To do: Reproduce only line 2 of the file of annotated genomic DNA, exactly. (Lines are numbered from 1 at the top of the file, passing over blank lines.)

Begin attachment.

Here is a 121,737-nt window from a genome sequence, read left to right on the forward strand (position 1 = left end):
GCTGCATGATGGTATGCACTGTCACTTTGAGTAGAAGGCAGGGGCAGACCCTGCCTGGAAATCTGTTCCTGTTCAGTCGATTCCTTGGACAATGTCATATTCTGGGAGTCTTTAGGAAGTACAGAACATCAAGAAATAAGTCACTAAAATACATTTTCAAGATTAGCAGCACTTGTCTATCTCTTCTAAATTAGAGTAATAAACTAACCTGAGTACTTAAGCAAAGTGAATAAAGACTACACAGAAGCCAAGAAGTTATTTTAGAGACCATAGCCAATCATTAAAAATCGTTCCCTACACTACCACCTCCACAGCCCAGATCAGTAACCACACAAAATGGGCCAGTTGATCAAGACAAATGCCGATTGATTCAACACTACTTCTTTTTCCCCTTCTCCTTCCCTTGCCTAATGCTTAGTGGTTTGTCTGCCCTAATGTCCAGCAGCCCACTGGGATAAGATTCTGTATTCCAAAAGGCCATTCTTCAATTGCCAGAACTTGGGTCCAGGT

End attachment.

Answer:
GCTGCATGATGGTATGCACTGTCACTTTGAGTAGAAGGCAGGGGCAGACCCTGCCTGGAAATCTGTTCCTGTTCAGTCGATTCCTTGGACAATGTCATATTCTGGGAGTCTTTAGGAAGTACAGAACATCAAGAAATAAGTCACTAAAATACATTTTCAAGATTAGCAGCACTTGTCTATCTCTTCTAAATTAGAGTAATAAACTAACCTGAGTACTTAAGCAAAGTGAATAAAGACTACACAGAAGCCAAGAAGTTATTTTAGAGACCATAGCCAATCATTAAAAATCGTTCCCTACACTACCACCTCCACAGCCCAGATCAGTAACCACACAAAATGGGCCAGTTGATCAAGACAAATGCCGATTGATTCAACACTACTTCTTTTTCCCCTTCTCCTTCCCTTGCCTAATGCTTAGTGGTTTGTCTGCCCTAATGTCCAGCAGCCCACTGGGATAAGATTCTGTATTCCAAAAGGCCATTCTTCAATTGCCAGAACTTGGGTCCAGGT